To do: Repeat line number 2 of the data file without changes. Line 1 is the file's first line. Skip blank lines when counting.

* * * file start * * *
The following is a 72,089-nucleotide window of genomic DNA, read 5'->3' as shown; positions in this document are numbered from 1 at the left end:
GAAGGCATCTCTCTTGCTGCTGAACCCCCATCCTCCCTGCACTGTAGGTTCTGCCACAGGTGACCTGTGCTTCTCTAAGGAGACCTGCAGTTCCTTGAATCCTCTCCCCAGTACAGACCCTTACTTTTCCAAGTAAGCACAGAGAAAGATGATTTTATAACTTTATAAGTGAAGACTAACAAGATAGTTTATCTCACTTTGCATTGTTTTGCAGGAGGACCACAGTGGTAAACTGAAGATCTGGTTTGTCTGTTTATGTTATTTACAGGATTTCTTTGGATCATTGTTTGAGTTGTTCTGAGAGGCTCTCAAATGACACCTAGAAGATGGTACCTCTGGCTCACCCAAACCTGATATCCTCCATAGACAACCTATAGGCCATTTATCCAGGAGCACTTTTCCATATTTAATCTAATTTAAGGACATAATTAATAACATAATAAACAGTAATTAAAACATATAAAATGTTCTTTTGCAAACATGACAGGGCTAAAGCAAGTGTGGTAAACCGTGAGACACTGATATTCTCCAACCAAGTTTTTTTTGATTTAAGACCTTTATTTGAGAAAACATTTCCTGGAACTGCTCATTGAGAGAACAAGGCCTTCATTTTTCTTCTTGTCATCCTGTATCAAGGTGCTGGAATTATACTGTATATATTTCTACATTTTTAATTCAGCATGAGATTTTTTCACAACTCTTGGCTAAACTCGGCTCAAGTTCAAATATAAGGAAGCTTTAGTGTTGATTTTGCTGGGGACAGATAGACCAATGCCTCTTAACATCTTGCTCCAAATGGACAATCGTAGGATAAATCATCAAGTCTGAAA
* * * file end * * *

GAAGGCATCTCTCTTGCTGCTGAACCCCCATCCTCCCTGCACTGTAGGTTCTGCCACAGGTGACCTGTGCTTCTCTAAGGAGACCTGCAGTTCCTTGAATCCTCTCCCCAGTACAGACCCTTACTTTTCCAAGTAAGCACAGAGAAAGATGATTTTATAACTTTATAAGTGAAGACTAACAAGATAGTTTATCTCACTTTGCATTGTTTTGCAGGAGGACCACAGTGGTAAACTGAAGATCTGGTTTGTCTGTTTATGTTATTTACAGGATTTCTTTGGATCATTGTTTGAGTTGTTCTGAGAGGCTCTCAAATGACACCTAGAAGATGGTACCTCTGGCTCACCCAAACCTGATATCCTCCATAGACAACCTATAGGCCATTTATCCAGGAGCACTTTTCCATATTTAATCTAATTTAAGGACATAATTAATAACATAATAAACAGTAATTAAAACATATAAAATGTTCTTTTGCAAACATGACAGGGCTAAAGCAAGTGTGGTAAACCGTGAGACACTGATATTCTCCAACCAAGTTTTTTTTGATTTAAGACCTTTATTTGAGAAAACATTTCCTGGAACTGCTCATTGAGAGAACAAGGCCTTCATTTTTCTTCTTGTCATCCTGTATCAAGGTGCTGGAATTATACTGTATATATTTCTACATTTTTAATTCAGCATGAGATTTTTTCACAACTCTTGGCTAAACTCGGCTCAAGTTCAAATATAAGGAAGCTTTAGTGTTGATTTTGCTGGGGACAGATAGACCAATGCCTCTTAACATCTTGCTCCAAATGGACAATCGTAGGATAAATCATCAAGTCTGAAA